The Ace Backwords Report

By Ace Backwords

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I’m getting old. I realized that quite clearly the other day.

Last Sunday, I was hanging out at my vending table on Telegraph Avenue. I sell salvaged books for 25 cents each. That’s what I do for a living, or what passes for one. This isn’t really how I envisioned my life turning out at age 46, selling junk books on a street corner. But life has a way of throwing curveballs at you. Well, at least my life does. Actually, it’s a pretty good gig; I make about $50 to $60 bucks a weekend; and sometimes up to $150 or more if I can scrounge up good books. And it’s low-maintenance. I stroll by the table every 15 minutes or so to collect the dough from the “donation” cup. I don’t even have to deal with the customers, which is a plus for an anti-social type like myself.

Anyway, I’m sitting there at the vending table by myself sucking on an Old English 16-ouncer, when this young chick shows up. She’s been hanging out on the scene for the last couple weeks, and she had immediately caught my eye, as all the young chicks on the scene immediately tend to do. She was tall and gangling but with nice curves, a cute, girlish face and a short, black Napoleon haircut. She wore blue jeans and a short, black halter-top that showed off her bellybutton and her nipples to good effect, and she had a sleeping bag rolled under her arm. The first time I saw her I had her pegged as a junkie/stripper. She really reminded me of the strippers I used to hang out with 20 years ago when I used to work at the Mitchell Bros strip club. It was the way she moved her body, the way she kept striking these sexual poses. She was one of those chicks who WANTED men to look at her in a sexual way. You could just tell. Some chicks are like that.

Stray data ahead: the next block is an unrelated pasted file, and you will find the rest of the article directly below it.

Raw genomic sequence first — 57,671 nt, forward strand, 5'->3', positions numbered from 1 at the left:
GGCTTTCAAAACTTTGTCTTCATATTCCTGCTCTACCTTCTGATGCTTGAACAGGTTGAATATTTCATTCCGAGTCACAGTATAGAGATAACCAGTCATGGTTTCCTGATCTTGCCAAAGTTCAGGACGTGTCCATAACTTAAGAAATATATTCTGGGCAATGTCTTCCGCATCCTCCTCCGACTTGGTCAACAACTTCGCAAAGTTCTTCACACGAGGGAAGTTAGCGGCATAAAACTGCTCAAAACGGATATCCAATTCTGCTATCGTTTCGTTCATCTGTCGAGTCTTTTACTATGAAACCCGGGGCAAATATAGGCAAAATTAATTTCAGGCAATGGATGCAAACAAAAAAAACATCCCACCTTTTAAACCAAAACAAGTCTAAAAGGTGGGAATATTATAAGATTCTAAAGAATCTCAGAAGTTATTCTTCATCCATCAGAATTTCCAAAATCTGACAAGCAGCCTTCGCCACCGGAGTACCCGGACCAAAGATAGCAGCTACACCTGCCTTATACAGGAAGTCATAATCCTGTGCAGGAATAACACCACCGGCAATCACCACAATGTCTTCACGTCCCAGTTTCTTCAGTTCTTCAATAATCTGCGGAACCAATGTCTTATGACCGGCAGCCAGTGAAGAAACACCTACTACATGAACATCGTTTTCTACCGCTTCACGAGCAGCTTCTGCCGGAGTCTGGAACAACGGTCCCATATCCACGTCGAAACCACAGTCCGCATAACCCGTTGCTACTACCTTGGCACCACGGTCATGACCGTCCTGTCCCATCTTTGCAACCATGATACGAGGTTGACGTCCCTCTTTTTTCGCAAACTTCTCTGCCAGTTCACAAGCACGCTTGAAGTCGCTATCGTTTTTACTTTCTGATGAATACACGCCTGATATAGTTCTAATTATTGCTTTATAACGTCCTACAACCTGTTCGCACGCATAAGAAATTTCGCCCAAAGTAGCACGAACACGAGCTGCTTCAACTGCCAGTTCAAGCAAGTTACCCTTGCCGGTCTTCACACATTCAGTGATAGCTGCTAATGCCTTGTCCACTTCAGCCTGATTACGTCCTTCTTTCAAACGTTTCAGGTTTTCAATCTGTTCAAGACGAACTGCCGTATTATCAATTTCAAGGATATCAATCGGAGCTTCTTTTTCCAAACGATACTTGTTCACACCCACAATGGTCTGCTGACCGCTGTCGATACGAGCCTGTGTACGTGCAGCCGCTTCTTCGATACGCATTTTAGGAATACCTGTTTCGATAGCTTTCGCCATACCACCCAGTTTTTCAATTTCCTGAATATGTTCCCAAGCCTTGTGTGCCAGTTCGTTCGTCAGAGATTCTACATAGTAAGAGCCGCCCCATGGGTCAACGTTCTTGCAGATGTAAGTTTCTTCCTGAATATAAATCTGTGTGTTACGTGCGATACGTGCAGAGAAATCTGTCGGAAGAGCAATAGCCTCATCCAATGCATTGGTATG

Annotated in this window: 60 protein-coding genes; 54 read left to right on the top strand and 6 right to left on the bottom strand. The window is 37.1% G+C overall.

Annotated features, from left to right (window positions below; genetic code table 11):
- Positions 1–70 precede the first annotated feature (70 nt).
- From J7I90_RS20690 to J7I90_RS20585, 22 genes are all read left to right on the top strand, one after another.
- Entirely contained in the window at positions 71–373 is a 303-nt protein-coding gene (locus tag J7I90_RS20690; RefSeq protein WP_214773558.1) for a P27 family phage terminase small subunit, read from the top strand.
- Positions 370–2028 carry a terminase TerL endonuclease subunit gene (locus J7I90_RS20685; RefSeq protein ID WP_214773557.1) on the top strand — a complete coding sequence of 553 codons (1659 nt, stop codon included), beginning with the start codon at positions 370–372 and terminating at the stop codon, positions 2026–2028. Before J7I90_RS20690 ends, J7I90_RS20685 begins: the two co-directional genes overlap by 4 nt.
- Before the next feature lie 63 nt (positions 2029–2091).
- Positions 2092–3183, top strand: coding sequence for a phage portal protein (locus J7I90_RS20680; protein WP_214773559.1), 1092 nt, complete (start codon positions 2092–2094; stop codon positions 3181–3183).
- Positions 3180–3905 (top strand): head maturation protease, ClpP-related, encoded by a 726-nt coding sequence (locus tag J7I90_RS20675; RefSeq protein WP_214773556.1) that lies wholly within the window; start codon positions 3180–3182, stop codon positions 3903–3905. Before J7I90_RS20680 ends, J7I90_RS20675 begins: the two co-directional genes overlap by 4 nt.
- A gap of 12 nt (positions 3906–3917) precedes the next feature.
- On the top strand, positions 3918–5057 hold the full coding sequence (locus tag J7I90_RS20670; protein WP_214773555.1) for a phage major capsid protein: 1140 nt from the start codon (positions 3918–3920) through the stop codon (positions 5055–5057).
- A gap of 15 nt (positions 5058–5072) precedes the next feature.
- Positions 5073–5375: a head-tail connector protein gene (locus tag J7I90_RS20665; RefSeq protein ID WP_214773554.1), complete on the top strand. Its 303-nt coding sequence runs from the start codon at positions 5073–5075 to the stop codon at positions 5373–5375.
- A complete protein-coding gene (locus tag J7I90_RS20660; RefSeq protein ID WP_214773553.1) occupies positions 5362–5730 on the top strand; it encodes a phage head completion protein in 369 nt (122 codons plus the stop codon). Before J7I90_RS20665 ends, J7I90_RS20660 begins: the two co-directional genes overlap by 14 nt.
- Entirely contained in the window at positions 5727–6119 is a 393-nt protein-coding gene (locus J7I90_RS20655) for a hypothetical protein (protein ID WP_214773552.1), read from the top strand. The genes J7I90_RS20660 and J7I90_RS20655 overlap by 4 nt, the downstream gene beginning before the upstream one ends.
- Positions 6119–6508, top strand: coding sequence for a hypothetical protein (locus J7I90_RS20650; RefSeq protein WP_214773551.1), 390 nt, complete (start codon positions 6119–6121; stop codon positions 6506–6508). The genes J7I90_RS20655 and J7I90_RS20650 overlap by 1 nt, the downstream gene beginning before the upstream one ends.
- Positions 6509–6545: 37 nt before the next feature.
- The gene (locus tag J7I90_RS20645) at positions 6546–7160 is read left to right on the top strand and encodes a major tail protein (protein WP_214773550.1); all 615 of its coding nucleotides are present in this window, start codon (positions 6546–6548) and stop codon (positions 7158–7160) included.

I had talked with her briefly last weekend; she came staggering out of the bathroom of Cody’s Books, glassy-eyed and wobbly, like she had just shot up a big hit of heroin or something. She just started talking to me, like she was sort of talking out loud to herself:  “I need to be loaded before I can talk to my mom,” she explained. Then she talked for a while to someone (her mom I assume) on the payphones behind my table. Then she staggered across the street, sat down on the sidewalk, and fell asleep; her legs spread wide like a stripper, and her head slumped down between her legs, on the nod. I went upstairs to Moe’s book across the street and spied on her from the second story window. I’m kind of a voyeuristic bastard, I guess. But hell, you sit there on a street corner for 12 hours selling junk books for a quarter and you’ll be looking for some way to amuse yourself also.

So anyway, the next week she comes up to my vending table again while I’m sitting there and strikes up another conversation with me. I have an extra folding chair, folded up alongside my table, so she asks if she can sit in it while she waits for her ride to pick her up. “Sure,” I said.